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Are market and economic uncertainty brewing?

*The Wall Street Journal, by Matthew Walter and Neelabh Chaturved, June 11, 2013

Volatility Hits Markets as Investors Watch Central Banks

”U.S. stocks fell and the dollar slumped, extending a bout of market turmoil as investors puzzled out the implications of a possible tightening of central-bank easy-money policies.

The sharp moves came after volatility in global markets overnight as investors fretted that the U.S. Federal Reserve would soon move to cut back on the money it has been pumping into the economy.

The Dow Jones Industrial Average saw a day of wide swings, falling more than 150 points as trading opened Tuesday, recovering to trade briefly in positive territory, and then sinking back to close down by triple digits.  The dollar fell more than 3% against the Japanese yen to below 96 yen to the dollar before recovering somewhat, touching its weakest point since early April.  Treasurys, which had slumped earlier Tuesday, pushed higher as investors shed riskier assets.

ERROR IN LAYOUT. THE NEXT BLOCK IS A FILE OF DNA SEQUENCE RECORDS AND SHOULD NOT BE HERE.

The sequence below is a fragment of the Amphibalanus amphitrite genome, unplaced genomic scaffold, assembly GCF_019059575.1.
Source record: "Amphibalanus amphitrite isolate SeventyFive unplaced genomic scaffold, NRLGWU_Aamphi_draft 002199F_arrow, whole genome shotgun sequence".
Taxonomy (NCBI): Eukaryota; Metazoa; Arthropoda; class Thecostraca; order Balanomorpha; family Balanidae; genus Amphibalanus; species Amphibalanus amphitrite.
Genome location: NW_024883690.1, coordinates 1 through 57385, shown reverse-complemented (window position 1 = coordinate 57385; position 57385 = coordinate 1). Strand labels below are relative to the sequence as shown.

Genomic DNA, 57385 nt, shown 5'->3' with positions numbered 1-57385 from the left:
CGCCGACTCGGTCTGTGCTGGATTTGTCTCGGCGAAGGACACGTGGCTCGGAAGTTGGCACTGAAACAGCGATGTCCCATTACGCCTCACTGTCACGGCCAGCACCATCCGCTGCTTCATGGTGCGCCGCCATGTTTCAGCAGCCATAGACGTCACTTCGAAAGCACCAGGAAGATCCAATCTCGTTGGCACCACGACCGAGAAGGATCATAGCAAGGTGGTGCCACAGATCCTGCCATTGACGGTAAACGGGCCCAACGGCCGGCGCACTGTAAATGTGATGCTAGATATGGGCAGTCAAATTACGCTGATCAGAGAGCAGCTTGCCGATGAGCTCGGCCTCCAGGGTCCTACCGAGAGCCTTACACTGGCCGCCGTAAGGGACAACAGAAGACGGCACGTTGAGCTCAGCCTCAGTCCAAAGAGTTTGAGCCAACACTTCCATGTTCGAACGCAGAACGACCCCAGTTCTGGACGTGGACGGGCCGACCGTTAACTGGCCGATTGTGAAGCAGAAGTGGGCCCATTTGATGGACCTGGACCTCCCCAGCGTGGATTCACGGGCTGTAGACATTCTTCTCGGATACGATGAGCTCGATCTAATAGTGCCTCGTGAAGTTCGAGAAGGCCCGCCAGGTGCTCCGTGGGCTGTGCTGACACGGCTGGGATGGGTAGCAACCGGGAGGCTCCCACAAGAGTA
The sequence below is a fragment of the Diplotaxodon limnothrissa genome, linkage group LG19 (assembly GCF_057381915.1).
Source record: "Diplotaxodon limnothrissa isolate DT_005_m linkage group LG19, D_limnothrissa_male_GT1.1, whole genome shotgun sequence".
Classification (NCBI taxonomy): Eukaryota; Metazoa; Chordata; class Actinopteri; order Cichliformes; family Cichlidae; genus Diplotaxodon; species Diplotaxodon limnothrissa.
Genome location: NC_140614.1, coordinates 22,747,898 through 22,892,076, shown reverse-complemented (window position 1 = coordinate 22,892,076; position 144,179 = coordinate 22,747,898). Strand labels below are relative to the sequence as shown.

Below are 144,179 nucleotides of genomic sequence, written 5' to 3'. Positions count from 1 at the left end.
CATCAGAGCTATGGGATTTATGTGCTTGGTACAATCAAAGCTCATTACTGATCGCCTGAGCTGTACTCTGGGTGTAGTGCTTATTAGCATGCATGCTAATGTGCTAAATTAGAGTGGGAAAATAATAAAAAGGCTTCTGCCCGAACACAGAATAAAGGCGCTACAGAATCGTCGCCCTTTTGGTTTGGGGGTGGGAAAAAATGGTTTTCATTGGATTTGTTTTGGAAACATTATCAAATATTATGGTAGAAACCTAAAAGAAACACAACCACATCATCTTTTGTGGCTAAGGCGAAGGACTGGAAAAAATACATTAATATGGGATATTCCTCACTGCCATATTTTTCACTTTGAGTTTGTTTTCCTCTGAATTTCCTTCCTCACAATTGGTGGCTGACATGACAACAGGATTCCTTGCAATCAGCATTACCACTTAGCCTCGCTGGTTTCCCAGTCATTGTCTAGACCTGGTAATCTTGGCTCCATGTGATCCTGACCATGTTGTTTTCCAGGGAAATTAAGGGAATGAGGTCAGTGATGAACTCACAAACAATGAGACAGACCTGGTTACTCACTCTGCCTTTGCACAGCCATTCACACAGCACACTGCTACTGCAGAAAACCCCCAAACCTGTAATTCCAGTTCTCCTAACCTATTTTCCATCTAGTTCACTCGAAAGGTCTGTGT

The gyrations in U.S. markets came after stocks, bonds and currencies from the Philippines to Spain came under pressure Tuesday.  Money streamed out of emerging markets, while a selloff in government-bond markets across Europe led to higher yields from Greece to Germany.

Financial markets had stabilized during New York trading hours, but turned south again in the afternoon, underscoring how a lack of clarity about the Fed’s thinking has made markets more volatile.

‘People are less certain today than they have been in the last two years,’ said Peter Gorra, head of G-10 currency trading at BNP Paribas in New York.  ‘They’re looking over the edge and they’re not sure what’s on the other side.’

Traders pinned the blame for the market’s ups and downs on sensitivity to signals from central bankers, in particular the Bank of Japan and the Federal Reserve.

In the U.S., investors have been rattled by Fed Chairman Ben Bernanke’s suggestion last month that the central bank is considering a move to wind down its bond purchases.

While officials have tried to send signals in recent weeks that any changes will be gradual, traders are increasingly convinced that the U.S. central bank’s next move will be to begin tapering the pace of its bond buying program, removing a key source of support for asset prices even as concerns about a slowdown in global growth are mounting.”

*This information is solely a highlight of the opinion of a third-party publication and is incomplete.  Please subscribe to this publication for the full and timely opinion of the author and call a Monex Account Representative for any additional up-to-date information. This is not an offer to buy or sell precious metals. Investors should obtain advice based on their own individual circumstances and understand the risk before making any investment decision.